If you’re facing a pregnancy loss or suspect you’re experiencing one, you might feel overwhelmed by the amount of information online or confused by the terms you hear from your doctor. It’s important to know that there are several types of pregnancy loss, which we’ll cover here.
Keep in mind that the terms you’ll see below are the medical terms used to describe different types of pregnancy loss; they are not always sensitive to the person experiencing the loss, and we want to recognize that they can be upsetting. We’ll define and use the terms here so that you feel more prepared if you hear them from your doctor or insurance company.
Miscarriage (Before 20 weeks)
What is a miscarriage?
A miscarriage, also called early pregnancy loss, is the term used to describe a pregnancy that ends before 20 weeks.
How common is miscarriage?
Way more common than you might think. Studies show that approximately 8 to 20% of people who know they are pregnant have a loss in the first trimester. But the actual rate of early pregnancy loss may be as high as 50% since many people have very early pregnancy loss without ever missing a period or realizing that they are pregnant. One study that followed hormone levels every day to detect very early pregnancy found a total pregnancy loss rate of 31%.
- First trimester: Approximately 80% of pregnancy losses occur in the first trimester.
- Before 4 or 5 weeks: Week 4 is typically when a pregnancy can be detected by a pregnancy test. Recent research suggests that as many as 50 to 75% of pregnancies end before getting a positive result on a pregnancy test.
- Between 6 and 8 weeks: Once a pregnancy reaches 6 weeks and has been confirmed by a doctor, the risk of loss drops to 10%. Once you see the fetal heartbeat with an ultrasound, the chance of a loss drops to 5% (A fetal heartbeat is typically detectable by 6 weeks on a standard ultrasound machine).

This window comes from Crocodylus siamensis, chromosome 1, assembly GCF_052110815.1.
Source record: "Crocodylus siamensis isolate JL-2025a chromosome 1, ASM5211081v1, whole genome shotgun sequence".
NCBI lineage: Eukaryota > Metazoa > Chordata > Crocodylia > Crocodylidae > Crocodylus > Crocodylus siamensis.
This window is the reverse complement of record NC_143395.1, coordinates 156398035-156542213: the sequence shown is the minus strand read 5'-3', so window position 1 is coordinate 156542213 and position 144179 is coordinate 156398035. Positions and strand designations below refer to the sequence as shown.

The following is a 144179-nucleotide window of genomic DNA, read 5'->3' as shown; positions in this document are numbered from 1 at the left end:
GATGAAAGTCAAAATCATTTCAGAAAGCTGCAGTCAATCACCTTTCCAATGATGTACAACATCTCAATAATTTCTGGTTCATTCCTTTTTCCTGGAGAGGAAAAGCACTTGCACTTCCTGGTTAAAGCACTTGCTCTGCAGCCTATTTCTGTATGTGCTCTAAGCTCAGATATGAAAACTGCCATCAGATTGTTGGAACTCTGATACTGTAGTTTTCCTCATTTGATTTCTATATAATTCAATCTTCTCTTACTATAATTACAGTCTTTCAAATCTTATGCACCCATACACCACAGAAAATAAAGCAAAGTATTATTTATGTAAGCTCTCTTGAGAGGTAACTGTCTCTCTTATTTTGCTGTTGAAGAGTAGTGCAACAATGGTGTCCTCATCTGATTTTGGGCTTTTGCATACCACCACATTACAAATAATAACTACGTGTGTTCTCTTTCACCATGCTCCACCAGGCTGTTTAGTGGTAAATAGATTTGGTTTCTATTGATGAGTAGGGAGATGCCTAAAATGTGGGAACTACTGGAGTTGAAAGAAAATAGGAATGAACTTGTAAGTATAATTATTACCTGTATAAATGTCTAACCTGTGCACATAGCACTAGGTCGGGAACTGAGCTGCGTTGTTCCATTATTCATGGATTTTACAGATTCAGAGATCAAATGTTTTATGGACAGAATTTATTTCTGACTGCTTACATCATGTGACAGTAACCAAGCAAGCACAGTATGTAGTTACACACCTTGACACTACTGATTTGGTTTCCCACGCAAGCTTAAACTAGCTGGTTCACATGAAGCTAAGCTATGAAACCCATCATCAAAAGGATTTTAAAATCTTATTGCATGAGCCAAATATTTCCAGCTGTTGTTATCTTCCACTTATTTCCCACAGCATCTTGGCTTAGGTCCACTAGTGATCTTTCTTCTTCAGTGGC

- Weeks 8 through 13: In the second half of the first trimester, the rate of pregnancy loss drops to between 2 and 4%.
- Second trimester: The risk of experiencing a pregnancy loss between weeks 13 and 26 is less than 1%.
- Third trimester: The risk of experiencing a pregnancy loss between weeks 26 and 37 remains less than 1%.
What are the different types of miscarriage?
The terms below are commonly used to describe pregnancy loss. It’s important to know that terms like "miscarriage," "blighted ovum," "spontaneous abortion," and "missed abortion" are not clearly standardized and can be used interchangeably, which may cause confusion or make you feel overwhelmed during a pregnancy loss. It should also be noted that in medical terminology, especially for billing and coding purposes and in hospitals, “abortion” is the clinical term for pregnancy loss. Seeing this can be upsetting for some.
According to the American College of Obstetricians and Gynecologists (ACOG), chemical pregnancies may account for 50 to 75% of all early pregnancy losses. This occurs when a pregnancy is lost shortly after implantation, resulting in bleeding that occurs around the time of your expected period. You may not realize that you ever conceived when you experience a chemical pregnancy.
A blighted ovum occurs when a fertilized egg implants in the uterus but doesn't develop into an embryo. It is also referred to as an embryonic (no embryo) pregnancy and is a leading cause of early pregnancy loss. This often occurs before pregnancy is detected, but it’s also not uncommon to see your doctor after a positive pregnancy test only to find an empty gestational sac, often labeled a blighted ovum.
Missed or silent miscarriage
A missed miscarriage is when a pregnancy loss is detected during a routine ultrasound. This can be particularly upsetting since it does not accompany any symptoms that indicate a pregnancy loss. At a routine check up, a doctor may say you’ve had a missed miscarriage if they see the sac with the embryo (called the “fetal pole”) but hear no heartbeat. You may not have symptoms of miscarriage because your body simply hasn’t started the process of cramping and bleeding, which happens when it recognizes that the pregnancy is no longer active. Know that if this happens, your doctor will discuss your options with you, and together you can decide how to proceed. Learn more about pregnancy loss treatment options and what to expect here.
Ectopic pregnancy, also called extrauterine pregnancy, is when a fertilized egg grows outside your uterus, most often in the fallopian tube. An ectopic pregnancy can cause life-threatening bleeding and needs medical care right away. If you have any spotting, bleeding, or pain on either side (aside from mild, period-like cramps), you should call your doctor and be evaluated — even if you notice these symptoms as early as the first day you’ve missed your period.